The resulting collages, including a wreath of evergreen that has been created using green on green, studies in pattern.  In this case a second candle will be added on the second week of Advent (taller), a Gaudete candle on the third week (taller still and pink in colour) and the fourth candle, the last week, leading to Christmas.

Fully painted Advent Wreaths, horizontally on large paper.  Concept in composition was overlapping…we did a few exercises with our bodies before beginning this…talked a little about perception.  Notice North, South, East and West marked at the compass points of the picture plane.  These dots give the students reminders to stretch their images to touch each of those edges.  Chalk allows the students to explore placement, change their minds and plan and scheme.  Pencil is debilitating at this age.  Erasers become appendages.  lol  Just get rid of both.  White chalk rocks!

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Smaller format…still, on coloured construction for an activated picture plane.  Later, to have the candle flames whitened with chalk or white oil pastel…I would suggest that these smaller compositions might have oil pastel underlines or embellishments added after dry.

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The Practice of Shibori

Since attending a workshop at the Esker Foundation last Saturday, I’ve been reading a little about the practice of Shibori and discovering the many ways that one can, using Indigo, create brilliant patterns on fabrics.

Keep in mind that this was my first experience.

Esker’s workshop presenter was Lyn Pflueger, generously assisted by Jeri, also from Bragg Creek.  Borrowed from the 2009 Annual Report for the Immigration Services of Calgary, this beautiful photograph by Fritz Tolentino.

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Everything about this workshop reminded me of working side by side with my mother…learning to crochet, knit, sew garments, embroidery and basket weaving.  My mother loved these things.  One of my biggest regrets is that I never had opportunity to learn the skill of weaving on a loom with Mom.  She was an inspiring person for so many reasons.  Lyn and Jeri demonstrated the same patience and the Esker programming staff was so wonderful, providing materials and a smooth pacing of the event.  Thank you.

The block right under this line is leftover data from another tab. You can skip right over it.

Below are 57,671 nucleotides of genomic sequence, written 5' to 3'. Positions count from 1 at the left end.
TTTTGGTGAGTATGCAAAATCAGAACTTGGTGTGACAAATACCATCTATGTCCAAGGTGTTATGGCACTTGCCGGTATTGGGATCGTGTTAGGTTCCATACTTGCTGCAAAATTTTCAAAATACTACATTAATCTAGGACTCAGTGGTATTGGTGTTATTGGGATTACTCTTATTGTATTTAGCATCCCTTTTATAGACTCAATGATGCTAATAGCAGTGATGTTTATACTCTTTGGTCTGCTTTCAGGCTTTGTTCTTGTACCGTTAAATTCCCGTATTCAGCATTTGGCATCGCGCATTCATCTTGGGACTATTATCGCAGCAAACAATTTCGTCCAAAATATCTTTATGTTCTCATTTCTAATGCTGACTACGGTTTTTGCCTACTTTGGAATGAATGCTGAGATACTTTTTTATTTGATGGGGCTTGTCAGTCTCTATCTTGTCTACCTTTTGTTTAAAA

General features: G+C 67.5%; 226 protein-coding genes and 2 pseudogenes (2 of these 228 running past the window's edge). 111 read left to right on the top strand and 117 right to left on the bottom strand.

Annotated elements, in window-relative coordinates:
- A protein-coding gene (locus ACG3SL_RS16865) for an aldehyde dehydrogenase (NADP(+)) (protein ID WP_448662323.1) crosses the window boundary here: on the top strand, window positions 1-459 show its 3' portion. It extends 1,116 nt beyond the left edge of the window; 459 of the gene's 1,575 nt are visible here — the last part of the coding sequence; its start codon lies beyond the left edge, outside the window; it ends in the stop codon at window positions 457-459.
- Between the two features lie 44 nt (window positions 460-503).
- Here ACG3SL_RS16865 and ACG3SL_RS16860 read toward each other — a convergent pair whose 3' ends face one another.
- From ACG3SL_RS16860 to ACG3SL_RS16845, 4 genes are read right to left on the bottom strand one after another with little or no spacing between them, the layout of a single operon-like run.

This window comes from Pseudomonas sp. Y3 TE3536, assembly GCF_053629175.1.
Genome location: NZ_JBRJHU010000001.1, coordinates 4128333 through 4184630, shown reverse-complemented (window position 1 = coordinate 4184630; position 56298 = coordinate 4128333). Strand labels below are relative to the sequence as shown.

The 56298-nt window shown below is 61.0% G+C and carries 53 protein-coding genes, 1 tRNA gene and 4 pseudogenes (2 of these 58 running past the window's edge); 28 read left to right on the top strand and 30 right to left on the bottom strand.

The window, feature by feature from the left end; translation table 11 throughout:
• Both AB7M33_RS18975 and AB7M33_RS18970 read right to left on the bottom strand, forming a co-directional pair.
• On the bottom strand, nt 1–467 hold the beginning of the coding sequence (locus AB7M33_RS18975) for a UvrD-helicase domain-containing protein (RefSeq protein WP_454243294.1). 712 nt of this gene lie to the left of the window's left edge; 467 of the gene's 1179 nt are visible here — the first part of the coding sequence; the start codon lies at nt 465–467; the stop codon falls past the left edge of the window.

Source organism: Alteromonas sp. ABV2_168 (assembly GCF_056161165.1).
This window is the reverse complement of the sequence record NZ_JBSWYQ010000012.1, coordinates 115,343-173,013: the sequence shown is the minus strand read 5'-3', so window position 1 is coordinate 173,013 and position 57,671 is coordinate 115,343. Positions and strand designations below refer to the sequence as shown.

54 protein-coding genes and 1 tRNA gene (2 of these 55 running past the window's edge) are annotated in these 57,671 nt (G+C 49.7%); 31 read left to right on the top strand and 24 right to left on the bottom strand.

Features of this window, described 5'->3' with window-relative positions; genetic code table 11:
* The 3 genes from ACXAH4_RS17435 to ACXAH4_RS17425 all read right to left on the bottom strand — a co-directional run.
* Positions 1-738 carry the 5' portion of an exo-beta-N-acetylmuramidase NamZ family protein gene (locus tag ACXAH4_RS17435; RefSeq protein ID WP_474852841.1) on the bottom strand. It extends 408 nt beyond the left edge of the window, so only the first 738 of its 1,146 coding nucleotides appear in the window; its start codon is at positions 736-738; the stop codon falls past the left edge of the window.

While I stitched a running stitch (the first technique described) I thought about Mom and while I evidently did NOT pull my stitches tightly enough (optimally, you achieve a beautiful white to contrast with the deep colour of the indigo), I enjoyed every minute learning the methodology, with intention of pressing forward with such exploration.

I decided to explore a gesture of the bush that I visit and document every day at the pond.I felt a lot of strength in my surroundings.  I was emotional, I must admit.  The technique at the bottom of the image is called binding, in this case, around soya beans.  In the end, I wrapped these tightly enough so that the ink did not manage its way into the cloth.  My running stitches, on the other hand, were not so successful.

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Kath Stitching Esker Shibori 2

Photo Credit: Esker Foundation

 

Kath Stitching Esker shibori

Photo Credit: Esker Foundation

Break here for a song that came to mind…I had heard the St. Mary’s University choir do a version of it…and I was thinking how I’d like to be with my Mom.  She would so enjoy Shibori techniques!

 

The samples that Jeri and Lyn showed us were so absolutely beautiful.  I liked the connection between the exhibit, Colleen Heslin’s work and the process.

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The technique used for the samples below is a clamping technique.  I have not yet documented my clamped sampler, but was pleased to learn this second technique.

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An amazing process of dye baths and oxidation…all timed.  It is easy to get absorbed by the interesting process of it all.

 

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I managed to catch the gesture of the bush…very strong sense of the rock with the bound soya beans…a  strong border, but the loss of some branches, likely by a pulled thread or two or three, lost and not knotted properly.

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We enjoyed the various fabric samplers that demonstrated the limitless possibilities of applying these techniques and more to other types of fabric…felting, organza and others.

 

Thanks to all, for a beautiful morning at Esker! There was a powerful bonding to fabric artists, both present and those who have left this world…to feel that spirit of connection and creation was awesome!

Meeting Jean Richardson